Running Multiple Threads Quickly

Recently I was looking to generate a quick workload against an instance. I wanted to add to the amount of work my system was doing by executing a number of queries simultaneously. There are a variety of ways to do this, but I just wanted a quick set of queries. I’ll show a couple ways to do this and then look at a few other tools in later posts.

The Cumbersome Way

I can open queries in two windows in SSMS. Note, each of these will execute 50 times.

2016-05-20 14_17_34-SQLQuery1.sql - (sa (56))_ - Microsoft SQL Server

Now I have two windows, and I can click execute in one, then click to the other, and click execute again. That’s easy. When I do this, I’ll have two threads, each running a query 50 times.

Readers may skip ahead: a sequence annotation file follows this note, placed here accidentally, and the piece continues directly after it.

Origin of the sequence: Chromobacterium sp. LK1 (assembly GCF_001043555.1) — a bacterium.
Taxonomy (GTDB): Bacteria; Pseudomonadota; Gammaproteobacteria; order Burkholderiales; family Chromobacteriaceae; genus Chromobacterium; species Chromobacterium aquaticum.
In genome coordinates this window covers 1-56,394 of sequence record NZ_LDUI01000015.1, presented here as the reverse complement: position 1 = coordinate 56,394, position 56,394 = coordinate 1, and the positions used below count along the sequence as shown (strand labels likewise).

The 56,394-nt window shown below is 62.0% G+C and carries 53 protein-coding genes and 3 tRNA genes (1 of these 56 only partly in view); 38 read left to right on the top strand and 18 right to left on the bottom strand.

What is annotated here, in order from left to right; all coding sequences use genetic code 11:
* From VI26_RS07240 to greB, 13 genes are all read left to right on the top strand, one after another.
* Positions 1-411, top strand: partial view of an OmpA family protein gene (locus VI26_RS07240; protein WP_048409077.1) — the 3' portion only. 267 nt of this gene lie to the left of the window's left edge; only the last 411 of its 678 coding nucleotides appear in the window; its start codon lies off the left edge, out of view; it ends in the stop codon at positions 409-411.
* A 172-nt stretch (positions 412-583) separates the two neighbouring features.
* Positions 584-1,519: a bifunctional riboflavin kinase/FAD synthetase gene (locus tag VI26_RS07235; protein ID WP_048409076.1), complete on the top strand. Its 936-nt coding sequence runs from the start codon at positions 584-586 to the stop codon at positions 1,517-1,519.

A Better Way

A better way is to use a SQLCMD call with my query in it. In this case, I’ll create a notepad file and add multiple SQLCMD calls in it.

2016-05-20 14_29_03-SalesDemo-2015-12-01-1745-export-i-fgod4b6h - VMware Workstation

The key here is the “start” at the beginning of the line. This will spawn a new thread with the program being called in it. In this case, I’ll get 5 windows very quickly, each running my query. My query is in another file:

2016-05-20 14_28_19-SalesDemo-2015-12-01-1745-export-i-fgod4b6h - VMware Workstation

If each query is set to run multiple times, I’ll have a simple load generated. In my case, I’ll run the .CMD file from the command line, but I could double click it. When I do, I see this:

2016-05-20 14_30_13-SalesDemo-2015-12-01-1745-export-i-fgod4b6h - VMware Workstation

You can see the window where I started the queries in front. Three of the command windows are in the background, each of them running queries over and over. The output from the query, with all the dashes for spacing between the headers and data, are in each window.